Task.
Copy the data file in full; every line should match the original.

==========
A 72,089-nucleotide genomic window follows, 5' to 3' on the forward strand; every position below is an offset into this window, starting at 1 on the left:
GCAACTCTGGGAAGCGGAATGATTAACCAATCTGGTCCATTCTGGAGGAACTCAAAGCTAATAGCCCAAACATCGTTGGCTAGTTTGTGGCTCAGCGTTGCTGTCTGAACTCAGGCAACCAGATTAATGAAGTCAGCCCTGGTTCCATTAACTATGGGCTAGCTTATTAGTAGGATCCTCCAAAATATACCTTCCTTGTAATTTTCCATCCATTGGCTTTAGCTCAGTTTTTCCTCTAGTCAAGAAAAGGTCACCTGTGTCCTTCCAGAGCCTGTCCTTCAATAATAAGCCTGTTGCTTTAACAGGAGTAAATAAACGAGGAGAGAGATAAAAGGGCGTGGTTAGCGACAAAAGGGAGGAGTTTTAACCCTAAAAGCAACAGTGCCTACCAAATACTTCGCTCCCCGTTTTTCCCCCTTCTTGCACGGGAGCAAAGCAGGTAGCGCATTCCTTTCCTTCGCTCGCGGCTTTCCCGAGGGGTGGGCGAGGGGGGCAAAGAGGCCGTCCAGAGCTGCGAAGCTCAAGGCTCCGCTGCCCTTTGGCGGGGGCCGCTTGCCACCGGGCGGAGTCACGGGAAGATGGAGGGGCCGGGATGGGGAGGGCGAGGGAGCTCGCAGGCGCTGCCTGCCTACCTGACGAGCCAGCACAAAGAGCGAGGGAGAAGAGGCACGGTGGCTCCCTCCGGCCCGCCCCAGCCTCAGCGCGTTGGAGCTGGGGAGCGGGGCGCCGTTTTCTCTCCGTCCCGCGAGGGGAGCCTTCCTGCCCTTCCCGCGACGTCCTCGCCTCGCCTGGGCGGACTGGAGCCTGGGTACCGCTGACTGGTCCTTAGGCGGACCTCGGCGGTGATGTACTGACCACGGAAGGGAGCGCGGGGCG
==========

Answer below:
A 72,089-nucleotide genomic window follows, 5' to 3' on the forward strand; every position below is an offset into this window, starting at 1 on the left:
GCAACTCTGGGAAGCGGAATGATTAACCAATCTGGTCCATTCTGGAGGAACTCAAAGCTAATAGCCCAAACATCGTTGGCTAGTTTGTGGCTCAGCGTTGCTGTCTGAACTCAGGCAACCAGATTAATGAAGTCAGCCCTGGTTCCATTAACTATGGGCTAGCTTATTAGTAGGATCCTCCAAAATATACCTTCCTTGTAATTTTCCATCCATTGGCTTTAGCTCAGTTTTTCCTCTAGTCAAGAAAAGGTCACCTGTGTCCTTCCAGAGCCTGTCCTTCAATAATAAGCCTGTTGCTTTAACAGGAGTAAATAAACGAGGAGAGAGATAAAAGGGCGTGGTTAGCGACAAAAGGGAGGAGTTTTAACCCTAAAAGCAACAGTGCCTACCAAATACTTCGCTCCCCGTTTTTCCCCCTTCTTGCACGGGAGCAAAGCAGGTAGCGCATTCCTTTCCTTCGCTCGCGGCTTTCCCGAGGGGTGGGCGAGGGGGGCAAAGAGGCCGTCCAGAGCTGCGAAGCTCAAGGCTCCGCTGCCCTTTGGCGGGGGCCGCTTGCCACCGGGCGGAGTCACGGGAAGATGGAGGGGCCGGGATGGGGAGGGCGAGGGAGCTCGCAGGCGCTGCCTGCCTACCTGACGAGCCAGCACAAAGAGCGAGGGAGAAGAGGCACGGTGGCTCCCTCCGGCCCGCCCCAGCCTCAGCGCGTTGGAGCTGGGGAGCGGGGCGCCGTTTTCTCTCCGTCCCGCGAGGGGAGCCTTCCTGCCCTTCCCGCGACGTCCTCGCCTCGCCTGGGCGGACTGGAGCCTGGGTACCGCTGACTGGTCCTTAGGCGGACCTCGGCGGTGATGTACTGACCACGGAAGGGAGCGCGGGGCG